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Blog

Postcard from São Paulo – turning Abdus Salam’s dream into reality

Photo fo Nathan Berkovits

Happy days – Nathan Berkovits enjoying life at the new ICTP South American Institute for Fundamental Research.

By Matin Durrani in São Paulo

Today was the second day of the Physics World trip to Brazil and I flew from Rio de Janeiro down the coast to São Paulo, which is about an hour’s flight away. After yesterday’s disappointingly poor weather in Rio, things aren’t any better further south – in fact, it’s probably raining even more heavily today.

São Paulo is the largest urban area in South America, as becomes obvious from the forest of tower blocks that you skirt over on approaching the city’s downtown airport.

But the city is also, according to US-born string theorist Nathan Berkovits, an enjoyable place to live. In fact, Berkovits has an extra reason to like the place – having worked at the São Paulo State University (UNESP) for almost two decades, he was last year appointed acting director of a new theoretical-physics institute that’s already one of the leading places of its kind in South America.

Going under the rather convoluted name of the International Centre for Theoretical Physics South American Institute for Fundamental Research (ICTP-SAIFR), it is the first overseas offshot of the famous ICTP set up by the Pakistani Nobel-prize-winning physicist Abdus Salam in Trieste in 1964 to boost science in developing nations.

Setting up centres like this was one of Salam’s dreams and ICTP-SAFIR is the first example of what the great theorist, who died in 1996, had foreseen. As well as Berkovits – and some 20 professors working at UNESP plus a number of support staff – it now has nine new postdocs while the first of a further five permanent faculty members has already been recruited.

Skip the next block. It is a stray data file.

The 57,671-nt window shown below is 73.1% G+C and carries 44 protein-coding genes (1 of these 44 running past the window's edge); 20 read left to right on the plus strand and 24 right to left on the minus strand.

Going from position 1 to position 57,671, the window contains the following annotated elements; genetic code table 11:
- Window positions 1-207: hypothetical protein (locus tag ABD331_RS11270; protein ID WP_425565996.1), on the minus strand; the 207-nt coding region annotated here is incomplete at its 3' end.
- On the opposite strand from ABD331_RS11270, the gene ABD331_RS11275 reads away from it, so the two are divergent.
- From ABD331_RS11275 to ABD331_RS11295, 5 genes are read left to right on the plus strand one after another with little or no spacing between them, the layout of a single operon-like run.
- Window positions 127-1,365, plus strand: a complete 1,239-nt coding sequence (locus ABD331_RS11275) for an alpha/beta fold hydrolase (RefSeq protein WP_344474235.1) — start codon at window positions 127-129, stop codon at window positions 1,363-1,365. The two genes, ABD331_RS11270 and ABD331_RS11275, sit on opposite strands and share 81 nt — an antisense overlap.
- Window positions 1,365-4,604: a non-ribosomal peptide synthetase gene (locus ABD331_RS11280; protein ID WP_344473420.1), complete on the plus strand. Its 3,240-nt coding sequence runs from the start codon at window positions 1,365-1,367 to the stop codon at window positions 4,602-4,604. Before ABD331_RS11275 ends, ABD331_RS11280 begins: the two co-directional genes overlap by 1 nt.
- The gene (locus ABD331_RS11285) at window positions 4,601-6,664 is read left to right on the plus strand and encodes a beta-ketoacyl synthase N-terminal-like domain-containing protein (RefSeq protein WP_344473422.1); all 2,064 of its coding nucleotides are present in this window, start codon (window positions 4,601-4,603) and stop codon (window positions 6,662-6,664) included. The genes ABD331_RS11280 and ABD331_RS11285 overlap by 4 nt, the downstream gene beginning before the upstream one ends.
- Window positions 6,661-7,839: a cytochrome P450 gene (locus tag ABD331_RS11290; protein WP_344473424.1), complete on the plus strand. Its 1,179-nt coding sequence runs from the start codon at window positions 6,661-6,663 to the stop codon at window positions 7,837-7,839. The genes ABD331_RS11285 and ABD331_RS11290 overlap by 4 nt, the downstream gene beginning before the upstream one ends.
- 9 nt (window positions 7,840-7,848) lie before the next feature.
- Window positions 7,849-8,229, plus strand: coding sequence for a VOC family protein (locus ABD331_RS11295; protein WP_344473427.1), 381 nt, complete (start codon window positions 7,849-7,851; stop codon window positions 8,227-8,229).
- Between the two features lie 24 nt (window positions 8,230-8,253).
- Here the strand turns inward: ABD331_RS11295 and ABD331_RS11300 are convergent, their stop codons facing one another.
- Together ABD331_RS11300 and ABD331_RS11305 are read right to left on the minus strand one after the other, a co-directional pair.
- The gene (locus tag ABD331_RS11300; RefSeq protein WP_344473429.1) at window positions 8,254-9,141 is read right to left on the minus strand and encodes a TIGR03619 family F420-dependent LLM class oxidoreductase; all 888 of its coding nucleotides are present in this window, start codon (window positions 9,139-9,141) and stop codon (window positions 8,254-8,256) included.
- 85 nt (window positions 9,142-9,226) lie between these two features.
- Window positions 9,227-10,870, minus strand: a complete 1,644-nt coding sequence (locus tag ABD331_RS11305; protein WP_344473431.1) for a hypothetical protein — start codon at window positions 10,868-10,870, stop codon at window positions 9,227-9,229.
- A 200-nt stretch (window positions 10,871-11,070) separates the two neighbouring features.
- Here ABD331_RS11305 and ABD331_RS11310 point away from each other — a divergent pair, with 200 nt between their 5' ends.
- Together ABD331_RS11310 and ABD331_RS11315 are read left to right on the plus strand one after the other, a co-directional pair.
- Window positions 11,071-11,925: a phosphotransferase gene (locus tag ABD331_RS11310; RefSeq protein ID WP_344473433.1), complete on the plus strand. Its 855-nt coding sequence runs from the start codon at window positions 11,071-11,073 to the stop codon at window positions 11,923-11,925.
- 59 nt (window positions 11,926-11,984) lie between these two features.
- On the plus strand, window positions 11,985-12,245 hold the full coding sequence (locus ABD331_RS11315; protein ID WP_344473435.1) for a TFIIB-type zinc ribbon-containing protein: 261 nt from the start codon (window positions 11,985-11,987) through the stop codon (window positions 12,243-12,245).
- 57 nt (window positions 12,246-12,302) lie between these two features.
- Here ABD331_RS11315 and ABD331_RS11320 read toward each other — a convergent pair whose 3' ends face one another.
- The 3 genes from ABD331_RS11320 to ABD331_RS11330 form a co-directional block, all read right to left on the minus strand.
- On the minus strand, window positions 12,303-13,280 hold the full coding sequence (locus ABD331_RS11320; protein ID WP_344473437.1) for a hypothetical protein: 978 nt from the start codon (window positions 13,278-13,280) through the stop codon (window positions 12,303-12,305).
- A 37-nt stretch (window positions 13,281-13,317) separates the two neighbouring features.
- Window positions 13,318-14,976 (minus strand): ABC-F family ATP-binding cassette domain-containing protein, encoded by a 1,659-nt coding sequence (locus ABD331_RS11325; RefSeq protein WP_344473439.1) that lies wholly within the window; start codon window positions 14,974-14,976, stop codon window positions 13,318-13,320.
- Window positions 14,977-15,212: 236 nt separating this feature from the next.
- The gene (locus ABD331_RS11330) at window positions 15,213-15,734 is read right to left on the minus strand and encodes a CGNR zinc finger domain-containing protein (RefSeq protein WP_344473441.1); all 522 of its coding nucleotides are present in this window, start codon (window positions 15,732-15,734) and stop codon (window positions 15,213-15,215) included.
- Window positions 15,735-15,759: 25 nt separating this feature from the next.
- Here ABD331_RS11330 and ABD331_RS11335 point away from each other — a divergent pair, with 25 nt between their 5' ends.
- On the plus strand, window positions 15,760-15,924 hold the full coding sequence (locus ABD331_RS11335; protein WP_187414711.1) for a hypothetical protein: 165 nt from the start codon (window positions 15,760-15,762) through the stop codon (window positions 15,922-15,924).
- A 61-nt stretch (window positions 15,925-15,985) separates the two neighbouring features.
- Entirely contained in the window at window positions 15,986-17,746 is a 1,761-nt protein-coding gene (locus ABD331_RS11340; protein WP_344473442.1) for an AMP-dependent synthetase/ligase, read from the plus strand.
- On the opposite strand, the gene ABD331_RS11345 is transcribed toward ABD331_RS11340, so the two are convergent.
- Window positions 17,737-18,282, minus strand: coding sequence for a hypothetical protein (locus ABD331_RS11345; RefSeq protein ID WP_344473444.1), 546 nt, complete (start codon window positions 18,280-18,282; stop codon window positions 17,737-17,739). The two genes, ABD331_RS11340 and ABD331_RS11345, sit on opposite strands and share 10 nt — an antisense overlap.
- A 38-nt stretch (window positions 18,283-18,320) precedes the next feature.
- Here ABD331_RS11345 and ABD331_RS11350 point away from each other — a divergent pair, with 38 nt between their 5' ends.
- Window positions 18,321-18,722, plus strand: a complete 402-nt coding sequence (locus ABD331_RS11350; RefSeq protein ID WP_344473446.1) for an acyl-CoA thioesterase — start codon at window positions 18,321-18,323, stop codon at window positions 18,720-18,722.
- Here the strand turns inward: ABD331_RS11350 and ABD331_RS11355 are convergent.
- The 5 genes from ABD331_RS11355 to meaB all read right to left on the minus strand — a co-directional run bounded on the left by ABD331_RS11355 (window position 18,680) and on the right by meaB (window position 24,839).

I talked to two of the postdocs – Riccardo Sturani from Italy and Gero von Gersdorff from Germany – and it quickly becomes clear that without initiatives like ICTP-SAIFR, top international researchers like them would for sure not be working in South America.

I’ll be saying more about the institute in the Physics World special report on physics in Brazil, due out next April, but in the meantime it’s time to check out that rain again.

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2 comments

  1. Dileep Sathe

    As a life member of the Indian Association of Physics Teachers and a former member of the American Association of Physis Teachers (30 Years), I think that the new ictp-safir can survive and flourish if it is having a strong support of “all” teachers, starting from “high school” level and including physics as well as other subjects like geography, astronomy, mathematics and even biology. In fact, I entered physics education 35 years ago (and happily staying in it) after completing M.Sc. in Biochemistry because of the inspiration from Sir John Kendrew – the Father of Molecular Biology. Therefor I think that South American physicists / scientists should establish south American Association of Science Teachers AfAST. I would be happy in supporting it, contact me using (dvsathe@gmail.com) as and when needed.

  2. M. Asghar

    It is good to have installed the ICTP-SAFIR for theoretical physics in Brazil as an offshoot of the Salam’s ICTP in Italy. However, as Salam always insisted, there have to be experimental institutes to complement this work. Let us hope that you look for such places, too, as you did in South Korea.

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